From rolling hills to flat stretches, Wayne County is home to a diverse topography. It contains Indiana’s highest point above sea level at the northern edge of the county which sits 1,257 feet above sea level. It also offers, just thirty miles south…

The flow of history is preserved in this quaint river town. Via boats and barges along the Ohio River, migrants from Virginia, Kentucky, Germany, and Ireland arrived in Madison, Indiana—a narrow, gentle bend of the river that provided access to…

The discovery of natural gas in 1887 on present-day Meridian Street in Anderson, Indiana, became the catalyst for the development of the automobile industry. Industrial innovation spawned economic growth, which created personal wealth for capitalists…

While visitors may see Kokomo as an industrial town with its gas extraction facilities and glass factories, locals highlight its innovation. It was the place where the first commercially successful, gasoline-powered U.S. automobile, stainless steel…

Johnson County, established in 1823, has never had a war fought on its soil. Yet, the residents who have called this central Indiana county home throughout the generations, have been instrumental in keeping America safe in all major wars and…

The Underground Railroad, a network of people, routes and safe houses that enslaved people used to escape to freedom, is a difficult history to document. This network did not look for recognition and rarely recorded their experiences of aiding…

In the late nineteenth century, canned goods became a major part of the American food supply chain. As Anna Zeide writes in Canned: The Rise and Fall of Consumer Confidence in the American Food Industry, canned goods profoundly changed Americans’…

Overlooking the Ohio River, the lands that became Clark County, Indiana were home to wetlands and forests that Natives of the Cahokia, Michigamea, Kaskaskia, and Peoria peoples used to support their communities prior to European colonization. Because…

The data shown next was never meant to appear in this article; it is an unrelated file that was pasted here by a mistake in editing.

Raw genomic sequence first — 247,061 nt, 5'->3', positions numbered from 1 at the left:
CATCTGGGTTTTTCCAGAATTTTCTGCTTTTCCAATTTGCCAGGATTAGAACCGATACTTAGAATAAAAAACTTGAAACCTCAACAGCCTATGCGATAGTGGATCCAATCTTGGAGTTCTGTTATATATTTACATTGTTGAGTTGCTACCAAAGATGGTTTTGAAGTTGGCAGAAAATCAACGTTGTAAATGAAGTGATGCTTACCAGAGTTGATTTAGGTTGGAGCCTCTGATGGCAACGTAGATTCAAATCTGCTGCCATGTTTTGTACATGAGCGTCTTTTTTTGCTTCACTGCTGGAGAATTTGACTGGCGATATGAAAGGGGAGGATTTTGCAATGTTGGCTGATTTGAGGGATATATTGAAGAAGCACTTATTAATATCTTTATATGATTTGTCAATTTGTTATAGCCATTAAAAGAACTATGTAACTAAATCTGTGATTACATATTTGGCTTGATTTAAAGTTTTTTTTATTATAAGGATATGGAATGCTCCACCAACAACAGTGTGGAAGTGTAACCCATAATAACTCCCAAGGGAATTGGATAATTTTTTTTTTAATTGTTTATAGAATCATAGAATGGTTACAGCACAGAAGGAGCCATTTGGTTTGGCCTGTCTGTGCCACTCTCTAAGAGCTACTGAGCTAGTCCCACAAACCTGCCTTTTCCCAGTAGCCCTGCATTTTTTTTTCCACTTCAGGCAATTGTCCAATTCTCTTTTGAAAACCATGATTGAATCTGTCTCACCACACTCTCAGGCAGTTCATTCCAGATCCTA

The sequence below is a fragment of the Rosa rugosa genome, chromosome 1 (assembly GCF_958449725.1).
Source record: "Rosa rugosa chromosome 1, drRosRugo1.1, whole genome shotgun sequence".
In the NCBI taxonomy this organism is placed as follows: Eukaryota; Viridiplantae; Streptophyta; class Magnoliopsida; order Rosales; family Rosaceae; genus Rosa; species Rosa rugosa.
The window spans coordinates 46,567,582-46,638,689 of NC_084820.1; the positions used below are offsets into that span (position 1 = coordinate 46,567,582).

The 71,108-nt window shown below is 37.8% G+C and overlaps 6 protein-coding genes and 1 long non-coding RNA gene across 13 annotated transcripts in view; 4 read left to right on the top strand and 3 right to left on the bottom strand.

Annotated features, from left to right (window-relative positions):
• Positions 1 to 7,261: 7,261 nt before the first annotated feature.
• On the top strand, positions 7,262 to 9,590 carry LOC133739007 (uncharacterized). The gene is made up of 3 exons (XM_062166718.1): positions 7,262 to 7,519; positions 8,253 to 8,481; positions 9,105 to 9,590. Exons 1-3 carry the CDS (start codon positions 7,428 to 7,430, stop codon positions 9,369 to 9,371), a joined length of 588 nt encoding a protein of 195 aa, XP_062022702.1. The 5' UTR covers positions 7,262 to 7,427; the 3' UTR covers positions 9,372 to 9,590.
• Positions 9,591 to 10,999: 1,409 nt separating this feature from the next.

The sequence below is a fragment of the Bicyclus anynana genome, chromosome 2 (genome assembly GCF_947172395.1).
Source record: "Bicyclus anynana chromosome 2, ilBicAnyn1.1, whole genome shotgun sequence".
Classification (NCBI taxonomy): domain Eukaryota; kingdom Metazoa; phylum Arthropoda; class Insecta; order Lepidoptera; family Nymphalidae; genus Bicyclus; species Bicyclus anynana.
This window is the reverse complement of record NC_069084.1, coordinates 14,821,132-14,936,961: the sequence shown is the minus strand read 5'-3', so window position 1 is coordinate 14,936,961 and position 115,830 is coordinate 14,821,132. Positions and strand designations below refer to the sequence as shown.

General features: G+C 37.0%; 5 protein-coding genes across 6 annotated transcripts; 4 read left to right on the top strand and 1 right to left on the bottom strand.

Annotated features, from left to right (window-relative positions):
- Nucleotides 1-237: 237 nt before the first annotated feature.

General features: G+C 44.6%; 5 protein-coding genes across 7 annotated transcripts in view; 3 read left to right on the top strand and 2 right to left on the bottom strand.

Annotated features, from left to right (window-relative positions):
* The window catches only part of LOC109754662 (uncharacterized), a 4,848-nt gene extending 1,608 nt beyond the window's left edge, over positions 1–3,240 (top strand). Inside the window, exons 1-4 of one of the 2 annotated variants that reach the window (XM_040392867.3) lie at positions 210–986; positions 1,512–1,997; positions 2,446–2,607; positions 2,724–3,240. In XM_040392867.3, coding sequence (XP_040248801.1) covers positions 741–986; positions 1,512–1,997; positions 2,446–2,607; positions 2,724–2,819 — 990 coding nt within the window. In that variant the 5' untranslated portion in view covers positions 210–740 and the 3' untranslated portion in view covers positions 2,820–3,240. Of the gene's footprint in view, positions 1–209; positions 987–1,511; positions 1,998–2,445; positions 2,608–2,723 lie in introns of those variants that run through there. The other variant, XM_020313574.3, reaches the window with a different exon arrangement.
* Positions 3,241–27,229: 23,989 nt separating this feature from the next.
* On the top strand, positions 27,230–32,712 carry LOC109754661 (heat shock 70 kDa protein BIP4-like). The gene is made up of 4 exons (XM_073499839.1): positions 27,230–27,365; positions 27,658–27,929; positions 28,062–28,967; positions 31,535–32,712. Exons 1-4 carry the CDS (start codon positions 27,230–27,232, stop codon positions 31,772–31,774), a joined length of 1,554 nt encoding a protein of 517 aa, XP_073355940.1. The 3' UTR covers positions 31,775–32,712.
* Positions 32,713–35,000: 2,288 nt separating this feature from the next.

The town once called “Little Detroit” is full of reminders of its classic car past if you know where to look. Auburn, Indiana— Home of the Classics— was once a bustling center of manufacturing. Early automotive luminaries E.L. Cord and Gordon Beuhrig…

Goshen, Indiana, the county seat of Elkhart County, was platted in 1831. The area was home to Indigenous Miami and then Potawatomi band people before they were driven out of the region by expansionist policies of the United States government. White…

Originally farmland known as Mule Crossing, Seymour, Indiana would not be a central crossroads for trains traveling north, south, east, and west without the efforts of Captain Meedy Shields. Elected to the state legislature, Shields forced trains to…

The United States Steel Corporation acquired land at the southernmost tip of Lake Michigan in 1905 for the purposes of building a steel mill. The area that would become Gary was historically occupied by the Miami and Potawatomi peoples, who had long…

What better place could there be to embrace life’s joy and sorrow than right here in the Crossroads of America? In the space between sunlight and shadows live the stories of this little, big town. A seemingly typical midwestern city, Terre Haute is…

Have you heard of the idea of “Midwestern Nice”? It is the idea that Midwesterners are uniquely polite and gracious: greeting strangers on the street, overly apologizing for minor inconveniences, avoiding conflict. “Hoosier Hospitality” is a similar…